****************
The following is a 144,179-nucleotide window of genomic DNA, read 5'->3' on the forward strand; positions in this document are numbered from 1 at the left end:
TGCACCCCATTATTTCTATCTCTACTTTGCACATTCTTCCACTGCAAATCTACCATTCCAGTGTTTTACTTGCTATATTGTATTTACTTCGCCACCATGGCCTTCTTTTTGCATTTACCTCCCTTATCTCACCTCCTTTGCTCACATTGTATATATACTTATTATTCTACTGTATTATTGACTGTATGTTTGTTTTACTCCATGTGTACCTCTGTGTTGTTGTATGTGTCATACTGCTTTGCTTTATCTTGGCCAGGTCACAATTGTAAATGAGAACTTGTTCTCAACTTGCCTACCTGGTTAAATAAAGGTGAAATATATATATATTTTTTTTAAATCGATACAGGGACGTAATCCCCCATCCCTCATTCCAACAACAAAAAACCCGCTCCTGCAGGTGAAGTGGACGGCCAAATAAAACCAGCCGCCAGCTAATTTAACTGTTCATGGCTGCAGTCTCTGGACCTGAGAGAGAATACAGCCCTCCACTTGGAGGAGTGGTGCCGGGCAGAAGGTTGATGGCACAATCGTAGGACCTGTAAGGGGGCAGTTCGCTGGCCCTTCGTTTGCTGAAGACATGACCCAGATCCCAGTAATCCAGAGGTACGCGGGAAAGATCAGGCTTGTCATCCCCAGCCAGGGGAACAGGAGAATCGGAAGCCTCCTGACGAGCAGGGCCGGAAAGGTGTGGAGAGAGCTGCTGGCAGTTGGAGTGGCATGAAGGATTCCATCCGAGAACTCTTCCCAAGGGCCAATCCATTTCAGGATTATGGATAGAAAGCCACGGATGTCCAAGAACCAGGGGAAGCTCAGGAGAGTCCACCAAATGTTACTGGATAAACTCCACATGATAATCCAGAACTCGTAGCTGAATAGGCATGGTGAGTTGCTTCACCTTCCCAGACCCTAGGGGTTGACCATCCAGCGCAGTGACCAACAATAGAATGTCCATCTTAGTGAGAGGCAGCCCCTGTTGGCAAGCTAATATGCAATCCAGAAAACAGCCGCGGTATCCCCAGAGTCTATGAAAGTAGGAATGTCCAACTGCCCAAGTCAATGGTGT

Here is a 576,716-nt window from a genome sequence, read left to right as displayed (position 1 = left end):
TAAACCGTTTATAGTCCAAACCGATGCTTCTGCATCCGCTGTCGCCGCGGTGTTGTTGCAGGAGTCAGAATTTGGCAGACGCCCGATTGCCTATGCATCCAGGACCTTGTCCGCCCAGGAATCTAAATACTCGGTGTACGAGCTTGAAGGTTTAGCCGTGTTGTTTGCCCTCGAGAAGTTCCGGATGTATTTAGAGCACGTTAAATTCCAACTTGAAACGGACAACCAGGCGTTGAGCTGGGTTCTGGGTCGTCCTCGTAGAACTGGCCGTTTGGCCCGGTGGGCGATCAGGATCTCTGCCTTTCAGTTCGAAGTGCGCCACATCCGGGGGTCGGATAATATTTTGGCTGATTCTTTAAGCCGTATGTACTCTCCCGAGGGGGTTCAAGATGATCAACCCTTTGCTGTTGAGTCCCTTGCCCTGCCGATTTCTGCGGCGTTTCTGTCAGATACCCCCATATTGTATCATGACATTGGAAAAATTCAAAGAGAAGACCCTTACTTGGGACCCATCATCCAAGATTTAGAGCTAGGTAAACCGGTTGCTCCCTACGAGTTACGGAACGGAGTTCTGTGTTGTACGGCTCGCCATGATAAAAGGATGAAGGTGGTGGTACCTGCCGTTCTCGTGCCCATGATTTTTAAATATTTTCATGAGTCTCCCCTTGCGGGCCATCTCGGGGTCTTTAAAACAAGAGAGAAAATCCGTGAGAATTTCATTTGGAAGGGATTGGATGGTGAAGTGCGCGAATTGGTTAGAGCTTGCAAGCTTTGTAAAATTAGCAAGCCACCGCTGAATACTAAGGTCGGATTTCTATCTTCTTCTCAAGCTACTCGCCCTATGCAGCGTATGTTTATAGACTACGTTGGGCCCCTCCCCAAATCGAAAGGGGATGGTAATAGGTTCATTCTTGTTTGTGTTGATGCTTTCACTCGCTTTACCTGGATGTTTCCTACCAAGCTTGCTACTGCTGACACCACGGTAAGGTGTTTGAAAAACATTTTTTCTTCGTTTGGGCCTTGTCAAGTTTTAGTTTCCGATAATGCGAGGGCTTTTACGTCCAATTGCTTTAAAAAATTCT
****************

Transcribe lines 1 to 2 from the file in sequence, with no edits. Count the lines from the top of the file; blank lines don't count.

The following is a 144,179-nucleotide window of genomic DNA, read 5'->3' on the forward strand; positions in this document are numbered from 1 at the left end:
TGCACCCCATTATTTCTATCTCTACTTTGCACATTCTTCCACTGCAAATCTACCATTCCAGTGTTTTACTTGCTATATTGTATTTACTTCGCCACCATGGCCTTCTTTTTGCATTTACCTCCCTTATCTCACCTCCTTTGCTCACATTGTATATATACTTATTATTCTACTGTATTATTGACTGTATGTTTGTTTTACTCCATGTGTACCTCTGTGTTGTTGTATGTGTCATACTGCTTTGCTTTATCTTGGCCAGGTCACAATTGTAAATGAGAACTTGTTCTCAACTTGCCTACCTGGTTAAATAAAGGTGAAATATATATATATTTTTTTTAAATCGATACAGGGACGTAATCCCCCATCCCTCATTCCAACAACAAAAAACCCGCTCCTGCAGGTGAAGTGGACGGCCAAATAAAACCAGCCGCCAGCTAATTTAACTGTTCATGGCTGCAGTCTCTGGACCTGAGAGAGAATACAGCCCTCCACTTGGAGGAGTGGTGCCGGGCAGAAGGTTGATGGCACAATCGTAGGACCTGTAAGGGGGCAGTTCGCTGGCCCTTCGTTTGCTGAAGACATGACCCAGATCCCAGTAATCCAGAGGTACGCGGGAAAGATCAGGCTTGTCATCCCCAGCCAGGGGAACAGGAGAATCGGAAGCCTCCTGACGAGCAGGGCCGGAAAGGTGTGGAGAGAGCTGCTGGCAGTTGGAGTGGCATGAAGGATTCCATCCGAGAACTCTTCCCAAGGGCCAATCCATTTCAGGATTATGGATAGAAAGCCACGGATGTCCAAGAACCAGGGGAAGCTCAGGAGAGTCCACCAAATGTTACTGGATAAACTCCACATGATAATCCAGAACTCGTAGCTGAATAGGCATGGTGAGTTGCTTCACCTTCCCAGACCCTAGGGGTTGACCATCCAGCGCAGTGACCAACAATAGAATGTCCATCTTAGTGAGAGGCAGCCCCTGTTGGCAAGCTAATATGCAATCCAGAAAACAGCCGCGGTATCCCCAGAGTCTATGAAAGTAGGAATGTCCAACTGCCCAAGTCAATGGTGT